Digital Conflict

By Kevin Coleman

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Kevin Coleman

Re-thinking cyber training for officers

How we train the next generation of officers who will lead our cyber forces is an emerging issue for the U.S. military. I previously covered some technical cyber training programs back in February 2011, but I did not address cyber training at the officer’s level.

Some experts think we have contracted a severe case of tunnel vision when it comes to cyber training, concentrating only on the technical aspects of the cyber domain.  I agree to an extent, but even though parts of the U.S. military do offer cyber training for officers, I find the curriculum lacking. 

That’s why we must update the cyber skills of officers, many who rose through the ranks on the fringes of the computer and networking revolutions. Based on many years of research and reflection on cyber issues, here is my recommended curriculum for training the next generation of officers who will lead our cyber forces:

1. Cyber conflict background: This introductory course would cover the current state of cyber threats and vulnerabilities.

2. Understanding cyberattacks: An examination of cyber weapons, cyber intelligence and the cyberattack process.

3. Cyber activism, cyber terrorism and virtual states: A survey examining current attributes and capabilities.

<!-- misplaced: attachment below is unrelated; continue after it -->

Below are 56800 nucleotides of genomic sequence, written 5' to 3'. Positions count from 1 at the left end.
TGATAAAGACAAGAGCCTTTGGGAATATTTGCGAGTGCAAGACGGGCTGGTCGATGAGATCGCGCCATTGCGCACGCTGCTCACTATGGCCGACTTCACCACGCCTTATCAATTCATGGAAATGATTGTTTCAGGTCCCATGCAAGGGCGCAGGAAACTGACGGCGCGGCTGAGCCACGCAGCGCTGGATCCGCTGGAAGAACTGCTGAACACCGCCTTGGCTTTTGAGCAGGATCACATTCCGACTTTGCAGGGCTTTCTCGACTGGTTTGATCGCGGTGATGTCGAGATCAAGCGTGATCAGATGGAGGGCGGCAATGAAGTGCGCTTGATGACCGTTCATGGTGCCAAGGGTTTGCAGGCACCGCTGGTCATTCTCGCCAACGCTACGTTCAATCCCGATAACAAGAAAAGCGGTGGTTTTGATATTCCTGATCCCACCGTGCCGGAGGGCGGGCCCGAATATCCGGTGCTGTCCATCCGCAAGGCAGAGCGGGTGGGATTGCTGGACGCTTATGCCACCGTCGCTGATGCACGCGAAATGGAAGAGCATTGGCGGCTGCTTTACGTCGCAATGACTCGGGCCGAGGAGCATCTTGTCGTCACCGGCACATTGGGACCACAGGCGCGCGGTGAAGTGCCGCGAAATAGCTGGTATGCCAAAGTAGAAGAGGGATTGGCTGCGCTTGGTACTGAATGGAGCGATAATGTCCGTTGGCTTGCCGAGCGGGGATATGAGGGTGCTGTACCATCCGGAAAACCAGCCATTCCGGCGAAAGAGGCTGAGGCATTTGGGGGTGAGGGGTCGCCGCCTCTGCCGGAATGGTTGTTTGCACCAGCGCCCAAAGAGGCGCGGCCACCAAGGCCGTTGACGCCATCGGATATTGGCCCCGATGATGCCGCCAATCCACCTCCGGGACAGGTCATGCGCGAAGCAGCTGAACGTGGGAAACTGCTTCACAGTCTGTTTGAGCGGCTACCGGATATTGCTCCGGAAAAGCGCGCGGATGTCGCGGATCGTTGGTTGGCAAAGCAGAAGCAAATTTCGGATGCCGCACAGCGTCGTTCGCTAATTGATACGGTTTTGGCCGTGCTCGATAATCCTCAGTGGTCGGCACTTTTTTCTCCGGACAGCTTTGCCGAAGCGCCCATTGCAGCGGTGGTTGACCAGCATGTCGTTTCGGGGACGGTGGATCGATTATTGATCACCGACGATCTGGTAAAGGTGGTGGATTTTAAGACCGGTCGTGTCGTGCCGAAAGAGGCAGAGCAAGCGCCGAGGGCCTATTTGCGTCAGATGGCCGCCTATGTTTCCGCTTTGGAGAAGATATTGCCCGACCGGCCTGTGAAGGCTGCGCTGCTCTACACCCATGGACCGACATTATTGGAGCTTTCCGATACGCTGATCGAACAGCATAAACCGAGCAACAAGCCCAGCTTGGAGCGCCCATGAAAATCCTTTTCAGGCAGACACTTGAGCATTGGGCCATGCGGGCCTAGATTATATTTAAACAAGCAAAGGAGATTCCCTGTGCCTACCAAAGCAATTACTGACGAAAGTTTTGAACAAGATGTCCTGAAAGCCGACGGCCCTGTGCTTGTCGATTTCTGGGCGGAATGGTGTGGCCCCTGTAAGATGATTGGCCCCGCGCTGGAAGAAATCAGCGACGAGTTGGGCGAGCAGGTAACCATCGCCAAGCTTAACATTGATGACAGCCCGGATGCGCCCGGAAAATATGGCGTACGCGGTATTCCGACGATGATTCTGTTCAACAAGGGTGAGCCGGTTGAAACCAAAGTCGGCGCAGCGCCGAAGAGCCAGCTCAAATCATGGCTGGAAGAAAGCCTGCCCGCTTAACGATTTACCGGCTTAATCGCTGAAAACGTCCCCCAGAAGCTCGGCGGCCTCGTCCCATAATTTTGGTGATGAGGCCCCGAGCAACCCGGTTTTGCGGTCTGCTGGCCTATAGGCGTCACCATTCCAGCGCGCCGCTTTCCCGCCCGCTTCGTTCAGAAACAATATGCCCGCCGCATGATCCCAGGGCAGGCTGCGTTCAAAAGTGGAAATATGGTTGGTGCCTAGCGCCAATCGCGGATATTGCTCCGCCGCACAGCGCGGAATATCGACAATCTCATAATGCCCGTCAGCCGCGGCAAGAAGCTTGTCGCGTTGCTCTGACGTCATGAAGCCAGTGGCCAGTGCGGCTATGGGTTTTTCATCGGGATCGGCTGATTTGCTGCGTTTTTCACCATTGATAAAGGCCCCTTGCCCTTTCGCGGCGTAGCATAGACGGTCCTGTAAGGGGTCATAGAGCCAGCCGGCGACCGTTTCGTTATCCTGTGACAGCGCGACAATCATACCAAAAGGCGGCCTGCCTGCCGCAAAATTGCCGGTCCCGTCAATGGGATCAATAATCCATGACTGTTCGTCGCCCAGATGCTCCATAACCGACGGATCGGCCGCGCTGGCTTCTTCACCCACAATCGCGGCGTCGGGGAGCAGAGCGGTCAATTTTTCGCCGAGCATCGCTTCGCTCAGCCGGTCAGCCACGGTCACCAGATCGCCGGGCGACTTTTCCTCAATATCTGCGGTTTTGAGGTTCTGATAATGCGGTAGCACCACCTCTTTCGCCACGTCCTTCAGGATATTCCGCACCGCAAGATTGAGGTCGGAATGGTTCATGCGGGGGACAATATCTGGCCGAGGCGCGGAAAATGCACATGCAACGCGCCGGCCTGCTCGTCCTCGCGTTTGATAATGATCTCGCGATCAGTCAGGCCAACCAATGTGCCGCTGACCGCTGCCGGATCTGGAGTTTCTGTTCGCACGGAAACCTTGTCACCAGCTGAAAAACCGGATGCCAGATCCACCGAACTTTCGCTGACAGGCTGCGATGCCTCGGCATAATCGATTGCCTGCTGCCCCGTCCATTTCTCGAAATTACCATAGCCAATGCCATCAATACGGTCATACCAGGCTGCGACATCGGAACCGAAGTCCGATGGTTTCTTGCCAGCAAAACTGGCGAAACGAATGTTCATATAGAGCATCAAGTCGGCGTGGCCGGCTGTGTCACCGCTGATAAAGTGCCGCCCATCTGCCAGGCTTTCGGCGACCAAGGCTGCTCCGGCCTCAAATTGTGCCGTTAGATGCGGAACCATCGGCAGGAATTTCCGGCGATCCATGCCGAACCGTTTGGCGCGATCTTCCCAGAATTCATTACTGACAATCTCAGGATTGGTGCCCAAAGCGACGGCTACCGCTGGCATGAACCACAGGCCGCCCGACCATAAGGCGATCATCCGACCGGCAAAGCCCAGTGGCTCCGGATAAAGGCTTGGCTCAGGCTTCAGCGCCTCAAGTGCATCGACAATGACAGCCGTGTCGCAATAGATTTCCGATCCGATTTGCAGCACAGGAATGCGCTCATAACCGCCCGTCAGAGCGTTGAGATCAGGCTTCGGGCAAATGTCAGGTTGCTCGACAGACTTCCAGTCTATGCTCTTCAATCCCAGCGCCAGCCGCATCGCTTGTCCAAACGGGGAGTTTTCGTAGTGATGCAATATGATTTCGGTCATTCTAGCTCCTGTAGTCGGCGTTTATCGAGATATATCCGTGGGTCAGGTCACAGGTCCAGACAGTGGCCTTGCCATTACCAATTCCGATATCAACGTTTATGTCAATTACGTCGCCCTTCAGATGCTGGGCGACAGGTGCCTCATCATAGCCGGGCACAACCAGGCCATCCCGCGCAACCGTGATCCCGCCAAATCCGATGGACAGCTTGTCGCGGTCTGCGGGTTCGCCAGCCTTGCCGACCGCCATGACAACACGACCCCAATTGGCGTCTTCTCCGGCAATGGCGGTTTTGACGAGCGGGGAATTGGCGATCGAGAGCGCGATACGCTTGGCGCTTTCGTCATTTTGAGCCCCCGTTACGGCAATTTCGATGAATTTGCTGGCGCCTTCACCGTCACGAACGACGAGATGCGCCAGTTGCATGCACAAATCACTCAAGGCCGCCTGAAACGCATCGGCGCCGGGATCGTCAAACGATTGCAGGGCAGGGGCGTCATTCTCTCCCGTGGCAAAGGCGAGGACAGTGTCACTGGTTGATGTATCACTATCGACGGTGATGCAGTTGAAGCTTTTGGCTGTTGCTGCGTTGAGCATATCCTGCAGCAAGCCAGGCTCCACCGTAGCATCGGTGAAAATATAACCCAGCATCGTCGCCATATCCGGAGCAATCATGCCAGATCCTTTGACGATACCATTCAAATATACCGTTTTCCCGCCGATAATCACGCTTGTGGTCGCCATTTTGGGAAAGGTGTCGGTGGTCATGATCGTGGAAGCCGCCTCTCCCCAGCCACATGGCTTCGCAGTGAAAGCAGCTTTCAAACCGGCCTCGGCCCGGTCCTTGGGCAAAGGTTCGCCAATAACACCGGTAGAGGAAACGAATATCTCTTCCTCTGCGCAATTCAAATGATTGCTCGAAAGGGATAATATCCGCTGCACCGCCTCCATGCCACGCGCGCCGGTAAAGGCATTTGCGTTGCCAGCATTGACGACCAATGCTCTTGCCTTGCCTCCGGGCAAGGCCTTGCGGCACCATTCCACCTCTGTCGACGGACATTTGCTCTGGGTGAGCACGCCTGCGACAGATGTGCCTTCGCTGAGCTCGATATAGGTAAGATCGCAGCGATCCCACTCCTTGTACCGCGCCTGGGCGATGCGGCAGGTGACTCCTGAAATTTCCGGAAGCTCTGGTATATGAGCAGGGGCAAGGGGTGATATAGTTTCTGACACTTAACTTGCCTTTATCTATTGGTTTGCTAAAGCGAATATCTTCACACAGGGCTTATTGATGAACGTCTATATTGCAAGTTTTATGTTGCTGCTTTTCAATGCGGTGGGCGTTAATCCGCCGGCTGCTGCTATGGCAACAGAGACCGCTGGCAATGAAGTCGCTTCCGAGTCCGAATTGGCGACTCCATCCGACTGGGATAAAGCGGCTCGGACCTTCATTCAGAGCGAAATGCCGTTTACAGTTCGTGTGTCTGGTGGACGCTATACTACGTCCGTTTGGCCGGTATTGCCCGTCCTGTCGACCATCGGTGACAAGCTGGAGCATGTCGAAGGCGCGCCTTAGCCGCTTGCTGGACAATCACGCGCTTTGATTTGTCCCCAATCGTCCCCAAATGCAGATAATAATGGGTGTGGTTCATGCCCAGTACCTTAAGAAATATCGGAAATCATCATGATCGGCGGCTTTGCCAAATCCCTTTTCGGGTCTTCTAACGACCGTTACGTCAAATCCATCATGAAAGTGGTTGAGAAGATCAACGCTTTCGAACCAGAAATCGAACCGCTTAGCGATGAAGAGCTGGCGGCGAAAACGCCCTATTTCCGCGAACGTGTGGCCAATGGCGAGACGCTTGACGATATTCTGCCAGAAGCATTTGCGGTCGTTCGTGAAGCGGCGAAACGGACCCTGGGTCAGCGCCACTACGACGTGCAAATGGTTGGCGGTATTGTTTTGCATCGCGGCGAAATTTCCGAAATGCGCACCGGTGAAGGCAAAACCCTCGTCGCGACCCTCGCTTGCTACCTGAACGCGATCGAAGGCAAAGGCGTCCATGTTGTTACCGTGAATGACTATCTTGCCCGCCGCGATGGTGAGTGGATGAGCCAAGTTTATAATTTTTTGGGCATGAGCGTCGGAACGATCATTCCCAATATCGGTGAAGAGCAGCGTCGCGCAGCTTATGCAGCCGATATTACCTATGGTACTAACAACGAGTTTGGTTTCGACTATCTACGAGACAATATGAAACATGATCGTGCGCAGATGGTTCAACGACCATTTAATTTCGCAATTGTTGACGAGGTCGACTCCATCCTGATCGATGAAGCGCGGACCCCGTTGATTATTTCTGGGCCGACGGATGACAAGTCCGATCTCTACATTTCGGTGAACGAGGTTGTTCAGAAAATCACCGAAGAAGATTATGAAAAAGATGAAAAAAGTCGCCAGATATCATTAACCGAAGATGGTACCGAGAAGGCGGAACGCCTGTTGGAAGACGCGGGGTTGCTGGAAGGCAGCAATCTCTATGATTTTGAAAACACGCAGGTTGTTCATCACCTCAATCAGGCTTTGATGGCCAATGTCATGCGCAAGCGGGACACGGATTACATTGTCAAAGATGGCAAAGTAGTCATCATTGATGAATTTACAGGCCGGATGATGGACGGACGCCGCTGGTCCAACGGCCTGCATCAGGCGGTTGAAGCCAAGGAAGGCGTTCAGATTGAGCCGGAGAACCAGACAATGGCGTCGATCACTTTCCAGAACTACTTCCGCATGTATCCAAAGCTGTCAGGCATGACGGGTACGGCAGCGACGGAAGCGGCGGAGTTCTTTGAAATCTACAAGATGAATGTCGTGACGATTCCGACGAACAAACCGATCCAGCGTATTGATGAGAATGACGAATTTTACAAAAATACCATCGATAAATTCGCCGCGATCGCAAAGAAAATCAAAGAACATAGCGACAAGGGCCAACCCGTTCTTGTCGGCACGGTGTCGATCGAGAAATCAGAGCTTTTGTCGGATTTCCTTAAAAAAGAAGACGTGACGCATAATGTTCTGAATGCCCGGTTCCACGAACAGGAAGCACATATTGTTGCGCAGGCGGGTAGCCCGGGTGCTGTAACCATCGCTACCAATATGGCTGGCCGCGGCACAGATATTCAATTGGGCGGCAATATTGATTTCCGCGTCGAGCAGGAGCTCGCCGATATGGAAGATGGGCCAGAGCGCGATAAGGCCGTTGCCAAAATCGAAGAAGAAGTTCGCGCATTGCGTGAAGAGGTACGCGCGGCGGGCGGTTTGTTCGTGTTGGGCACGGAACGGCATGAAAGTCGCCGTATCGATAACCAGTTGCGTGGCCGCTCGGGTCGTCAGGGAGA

4. Leading and managing highly technical individuals: This one speaks for itself.

5. Measuring and reporting on cyberattack defense: The focus here is on status and progress evaluation.

6. International issues and laws related to cyber conflict: The international rules of the road, including how DOD interacts with the United Nations, NATO and State Department.

7. Global technology reliance – Economy and infrastructure: Taking into account finance, trade and global communications.

8. Emerging technologies and the cyber implications: What disruptive new technologies will emerge over the next three to five years and what do they mean for cyber defense.

9. Hybrid military operations: Coordinating cyber and physical mission planning and operations.

10. Leading and managing cross-functional teams: Leveraging a team approach to cyber operations. 

The transition from traditional military thinking to a multidimensional approach that takes into account cyber operations is well underway. Given that reality, it is important remember that the cyber domain is continuously changing with new threats, attack vectors and defense technologies emerging regularly. Coping with that threat will require continuing education at both the officer’s level as well as our cyber soldiers’. 

Posted by Kevin Coleman on Jul 03, 2013 at 10:53 AM

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